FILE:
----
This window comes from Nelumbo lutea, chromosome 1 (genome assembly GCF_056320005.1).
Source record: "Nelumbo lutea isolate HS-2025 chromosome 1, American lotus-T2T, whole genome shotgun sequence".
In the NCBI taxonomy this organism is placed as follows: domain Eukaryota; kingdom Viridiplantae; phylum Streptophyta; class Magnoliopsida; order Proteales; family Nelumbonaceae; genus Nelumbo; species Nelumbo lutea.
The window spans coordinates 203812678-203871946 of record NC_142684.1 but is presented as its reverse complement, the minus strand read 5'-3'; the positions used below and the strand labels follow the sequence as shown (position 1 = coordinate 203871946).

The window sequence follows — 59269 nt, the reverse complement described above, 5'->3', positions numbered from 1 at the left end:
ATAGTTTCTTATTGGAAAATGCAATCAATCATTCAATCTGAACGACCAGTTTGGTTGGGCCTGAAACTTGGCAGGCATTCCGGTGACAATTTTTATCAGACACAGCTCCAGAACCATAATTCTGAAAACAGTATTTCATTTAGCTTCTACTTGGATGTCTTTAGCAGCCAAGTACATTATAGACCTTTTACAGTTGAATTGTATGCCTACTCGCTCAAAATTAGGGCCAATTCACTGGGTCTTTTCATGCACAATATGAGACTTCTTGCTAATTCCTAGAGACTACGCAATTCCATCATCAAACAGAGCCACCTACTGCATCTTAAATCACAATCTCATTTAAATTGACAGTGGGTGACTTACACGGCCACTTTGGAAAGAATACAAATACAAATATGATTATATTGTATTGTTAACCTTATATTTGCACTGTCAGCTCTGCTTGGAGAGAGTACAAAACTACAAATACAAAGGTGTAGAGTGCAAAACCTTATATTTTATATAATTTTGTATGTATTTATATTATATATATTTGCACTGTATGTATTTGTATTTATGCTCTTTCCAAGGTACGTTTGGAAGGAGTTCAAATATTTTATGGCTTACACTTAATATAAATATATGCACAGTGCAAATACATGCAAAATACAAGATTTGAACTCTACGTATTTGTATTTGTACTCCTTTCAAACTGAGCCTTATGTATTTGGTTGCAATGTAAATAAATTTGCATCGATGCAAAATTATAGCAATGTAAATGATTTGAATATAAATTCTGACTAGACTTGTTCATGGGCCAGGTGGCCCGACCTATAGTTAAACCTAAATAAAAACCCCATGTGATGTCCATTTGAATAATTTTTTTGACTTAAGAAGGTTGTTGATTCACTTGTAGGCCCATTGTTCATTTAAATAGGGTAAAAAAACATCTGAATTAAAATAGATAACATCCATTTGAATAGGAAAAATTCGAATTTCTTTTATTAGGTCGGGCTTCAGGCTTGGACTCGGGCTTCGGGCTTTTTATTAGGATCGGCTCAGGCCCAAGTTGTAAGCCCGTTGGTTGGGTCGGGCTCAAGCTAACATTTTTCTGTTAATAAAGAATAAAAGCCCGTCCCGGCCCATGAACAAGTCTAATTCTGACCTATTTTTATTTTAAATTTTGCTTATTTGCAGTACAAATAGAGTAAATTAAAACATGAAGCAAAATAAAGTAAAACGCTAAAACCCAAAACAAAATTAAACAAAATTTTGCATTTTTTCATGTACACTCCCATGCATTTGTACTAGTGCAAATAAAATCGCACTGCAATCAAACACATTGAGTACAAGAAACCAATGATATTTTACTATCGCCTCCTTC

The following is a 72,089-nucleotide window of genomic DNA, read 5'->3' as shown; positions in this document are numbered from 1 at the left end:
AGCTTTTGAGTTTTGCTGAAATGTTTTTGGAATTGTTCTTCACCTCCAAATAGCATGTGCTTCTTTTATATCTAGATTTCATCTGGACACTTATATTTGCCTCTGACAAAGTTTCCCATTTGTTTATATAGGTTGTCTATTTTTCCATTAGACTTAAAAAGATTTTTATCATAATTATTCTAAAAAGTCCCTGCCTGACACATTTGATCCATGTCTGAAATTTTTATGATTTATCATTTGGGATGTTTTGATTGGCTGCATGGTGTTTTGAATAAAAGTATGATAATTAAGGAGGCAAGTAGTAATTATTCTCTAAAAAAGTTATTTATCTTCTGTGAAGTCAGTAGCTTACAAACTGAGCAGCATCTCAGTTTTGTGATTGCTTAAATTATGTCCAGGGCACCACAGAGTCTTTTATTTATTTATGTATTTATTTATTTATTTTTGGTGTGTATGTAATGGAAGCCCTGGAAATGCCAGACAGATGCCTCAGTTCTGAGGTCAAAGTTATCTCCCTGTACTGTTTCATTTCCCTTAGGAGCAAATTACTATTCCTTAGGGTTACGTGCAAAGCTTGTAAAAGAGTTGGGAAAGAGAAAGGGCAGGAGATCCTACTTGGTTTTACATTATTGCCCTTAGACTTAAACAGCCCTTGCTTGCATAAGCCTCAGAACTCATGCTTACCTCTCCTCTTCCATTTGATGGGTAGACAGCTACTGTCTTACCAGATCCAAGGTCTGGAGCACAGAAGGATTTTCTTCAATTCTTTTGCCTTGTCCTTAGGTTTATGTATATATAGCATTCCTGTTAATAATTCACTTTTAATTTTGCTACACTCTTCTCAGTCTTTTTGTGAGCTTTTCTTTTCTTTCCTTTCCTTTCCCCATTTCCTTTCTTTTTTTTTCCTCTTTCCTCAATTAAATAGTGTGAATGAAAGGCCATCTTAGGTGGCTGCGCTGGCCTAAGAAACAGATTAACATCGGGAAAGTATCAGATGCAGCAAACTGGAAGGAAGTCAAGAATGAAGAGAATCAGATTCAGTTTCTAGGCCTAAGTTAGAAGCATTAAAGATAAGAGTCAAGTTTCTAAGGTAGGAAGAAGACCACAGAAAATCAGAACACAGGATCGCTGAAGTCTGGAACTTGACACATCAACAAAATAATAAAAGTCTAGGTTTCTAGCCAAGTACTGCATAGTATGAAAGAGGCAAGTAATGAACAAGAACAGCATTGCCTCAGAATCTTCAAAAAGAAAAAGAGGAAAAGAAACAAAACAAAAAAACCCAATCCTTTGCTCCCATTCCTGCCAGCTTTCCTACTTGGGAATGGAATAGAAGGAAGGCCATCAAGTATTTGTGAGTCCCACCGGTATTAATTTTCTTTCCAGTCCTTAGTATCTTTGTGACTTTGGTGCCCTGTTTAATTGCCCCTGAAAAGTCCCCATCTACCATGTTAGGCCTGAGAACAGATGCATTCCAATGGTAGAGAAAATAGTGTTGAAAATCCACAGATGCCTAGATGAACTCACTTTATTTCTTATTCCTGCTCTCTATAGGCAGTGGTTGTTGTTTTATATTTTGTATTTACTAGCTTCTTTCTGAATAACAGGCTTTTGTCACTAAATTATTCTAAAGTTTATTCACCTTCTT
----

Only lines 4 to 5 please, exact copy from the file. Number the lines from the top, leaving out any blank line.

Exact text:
The window spans coordinates 203812678-203871946 of record NC_142684.1 but is presented as its reverse complement, the minus strand read 5'-3'; the positions used below and the strand labels follow the sequence as shown (position 1 = coordinate 203871946).

The window sequence follows — 59269 nt, the reverse complement described above, 5'->3', positions numbered from 1 at the left end: